1. Hi Dan,

    In Google search for the following phrases in portuguese language, even if my site maintains the same position, the number of pages change strongly to 5 times more:

    ganhar dinheiro em marketing – 322.000 pages
    ganhar dinheiro com marketing – 1.510.000 pages
    “ganhar dinheiro com marketing” – 6.130 pages
    “ganhar dinheiro em marketing” – 7 pages and my site doesn’t shows.

    The words “com” and “em” have the same meaning but they could be translated to english by “with” and “in”.

    Keep the good work,

    Carlos

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  3. THX Dan, very informative – Yahoo! seem to be indexing stop words – try “find right lawyer” vs. “find the right lawyer” – you’ll see different results (as you do for Google)

  4. Chas, the difference in search results between those could be due to the change in word proximity, not necessarily because they’re indexing stop words.

    Try these:
    find the right lawyer
    find a right lawyer

    If those come up different, then we can probably add Yahoo to the list.

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  6. Hi Dan,

    Not being one to just take someone’s word as gospel I ran the same search you mention with Google on ‘kick the bucket’ and ‘kick a bucket’ and for ‘cat and dog’ versus ‘cat or dog’, without the quotes of course which obviously would give different results.

    Unlike you Dan I got very different results for the kick bucket comparison and different, although not much, for the cat dog one. How many times did you try this out? If just once per term it could have been merely coincidence.

    I know the Internet is changing fast but I’m writing this comment the same day your blog about this was published.

    Or perhaps Google read your article already and not wanting to be predictable, changed things back. ;-)

    Warmest regards,

    Ellery

    P.S. Dan, please don’t take offense to this. I have the greatest respect for you. I just thought you would want to know. I met you in Atlanta a couple of years ago at Brad Fallon’s SEO Pros seminar.

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  8. No offense at all, Ellery – if we can’t deal with questions then we probably haven’t been very careful before posting.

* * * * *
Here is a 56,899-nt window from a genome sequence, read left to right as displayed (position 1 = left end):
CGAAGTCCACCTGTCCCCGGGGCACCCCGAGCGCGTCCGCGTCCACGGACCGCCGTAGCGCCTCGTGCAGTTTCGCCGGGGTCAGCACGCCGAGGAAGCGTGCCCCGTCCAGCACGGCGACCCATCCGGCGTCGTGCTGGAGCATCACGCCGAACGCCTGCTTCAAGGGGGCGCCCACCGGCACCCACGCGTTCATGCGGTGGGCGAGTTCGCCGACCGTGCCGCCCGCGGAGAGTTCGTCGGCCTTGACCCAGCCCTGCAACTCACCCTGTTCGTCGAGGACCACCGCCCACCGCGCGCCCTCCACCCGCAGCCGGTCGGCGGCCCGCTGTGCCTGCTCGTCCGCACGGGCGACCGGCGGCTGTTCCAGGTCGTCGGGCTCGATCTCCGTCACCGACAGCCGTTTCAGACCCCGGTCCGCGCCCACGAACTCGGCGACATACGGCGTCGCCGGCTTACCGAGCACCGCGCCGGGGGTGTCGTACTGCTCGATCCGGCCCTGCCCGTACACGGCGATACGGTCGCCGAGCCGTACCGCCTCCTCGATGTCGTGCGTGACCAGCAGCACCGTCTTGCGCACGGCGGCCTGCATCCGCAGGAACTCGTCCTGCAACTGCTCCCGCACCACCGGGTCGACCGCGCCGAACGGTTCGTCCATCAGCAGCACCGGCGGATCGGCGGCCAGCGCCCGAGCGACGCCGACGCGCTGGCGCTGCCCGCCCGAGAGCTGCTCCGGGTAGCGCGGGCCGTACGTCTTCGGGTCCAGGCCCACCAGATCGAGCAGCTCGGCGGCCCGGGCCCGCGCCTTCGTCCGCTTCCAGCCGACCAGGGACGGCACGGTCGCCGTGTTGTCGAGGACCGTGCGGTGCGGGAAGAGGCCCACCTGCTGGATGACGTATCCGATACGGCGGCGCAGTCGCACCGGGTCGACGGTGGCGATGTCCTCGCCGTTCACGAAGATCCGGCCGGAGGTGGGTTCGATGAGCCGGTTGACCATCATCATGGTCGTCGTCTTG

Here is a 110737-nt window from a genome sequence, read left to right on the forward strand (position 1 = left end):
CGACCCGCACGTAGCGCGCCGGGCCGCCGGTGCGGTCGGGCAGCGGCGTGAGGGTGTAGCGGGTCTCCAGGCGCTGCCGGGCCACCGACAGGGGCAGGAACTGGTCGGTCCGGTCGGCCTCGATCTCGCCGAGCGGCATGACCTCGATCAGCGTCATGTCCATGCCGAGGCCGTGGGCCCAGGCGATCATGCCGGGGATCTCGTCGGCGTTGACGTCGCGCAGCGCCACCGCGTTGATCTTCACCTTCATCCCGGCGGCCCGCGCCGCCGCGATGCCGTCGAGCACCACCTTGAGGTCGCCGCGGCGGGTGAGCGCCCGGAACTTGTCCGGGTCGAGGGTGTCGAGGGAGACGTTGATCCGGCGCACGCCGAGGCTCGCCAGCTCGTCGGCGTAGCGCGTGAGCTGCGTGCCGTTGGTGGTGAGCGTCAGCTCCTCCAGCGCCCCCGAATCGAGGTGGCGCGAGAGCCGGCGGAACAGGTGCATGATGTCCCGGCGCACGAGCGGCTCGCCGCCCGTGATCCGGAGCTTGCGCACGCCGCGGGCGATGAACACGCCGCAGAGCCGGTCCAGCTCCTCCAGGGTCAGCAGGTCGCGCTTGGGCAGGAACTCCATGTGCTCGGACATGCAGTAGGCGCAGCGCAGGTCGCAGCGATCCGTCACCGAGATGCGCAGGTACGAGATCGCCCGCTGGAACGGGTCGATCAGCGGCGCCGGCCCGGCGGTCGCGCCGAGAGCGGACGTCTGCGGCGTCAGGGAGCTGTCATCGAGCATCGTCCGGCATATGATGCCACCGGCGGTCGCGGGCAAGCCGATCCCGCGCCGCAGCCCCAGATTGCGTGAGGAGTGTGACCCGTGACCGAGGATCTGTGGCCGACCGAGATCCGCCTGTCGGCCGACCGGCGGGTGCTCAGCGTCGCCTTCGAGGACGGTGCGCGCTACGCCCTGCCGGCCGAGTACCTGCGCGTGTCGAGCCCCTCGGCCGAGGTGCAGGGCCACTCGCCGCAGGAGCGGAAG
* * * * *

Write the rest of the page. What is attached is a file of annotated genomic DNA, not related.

The order of results isn’t extremely different on these queries, because these are extremely common words, and the other words (dog, cat) are far more important in ranking the search results.

    You should expect to see a different number of total matches (displayed as “1-10 of ____”) and at least a slight difference in the ranked pages.

    These former stop words are so common, that we always had to do more than a couple queries to have any confidence that a given word was actually a stop word.

    If you look up a couple comments higher, Chas found some better queries to show that Yahoo is also not using those stop words. Switching out stop words has a greater effect on some search engines than others, obviously.

    This may tell us that Yahoo, for example, relies more heavily on the text of the page than MSN or Google do. Which would confirm the most common line of speculation.

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  10. Anyone interested in search technology and "how things work" should follow the trackback above and read Bill Slawski’s post.

    These words aren’t exactly news to those who follow the technology, but it’s very helpful, when trying to figure out what search engines are and aren’t doing, to keep performance in mind:

    Typically, given a query, the performance bottleneck is the time it takes to decode the occurrences (which are typically delta encoded to save space, and thus have to be followed from the beginning) of the most frequently occurring term, especially if this term is a so-called stop-word such as “the”.

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  14. I see the example above. So, if all the words in a url are together with no hyphen, then google sees them as one word? If so, why do I constantly see long key phrases like lasvegasweddings (Las Vegas Weddings) in top positioned url’s?

  15. I also see this in url’s with words like Royalty Free Music. How can this be seen as one word? Also, it seems Google would be able to tell the difference between “Does Not” and “Doe Snot” in a url based on other words in a search query. Their algorithm must at least be that advanced?

  16. Pingback: Marketing Words Copywriting Blog :: Entries :: Stop Words Are Ignored by Search Engines. Not!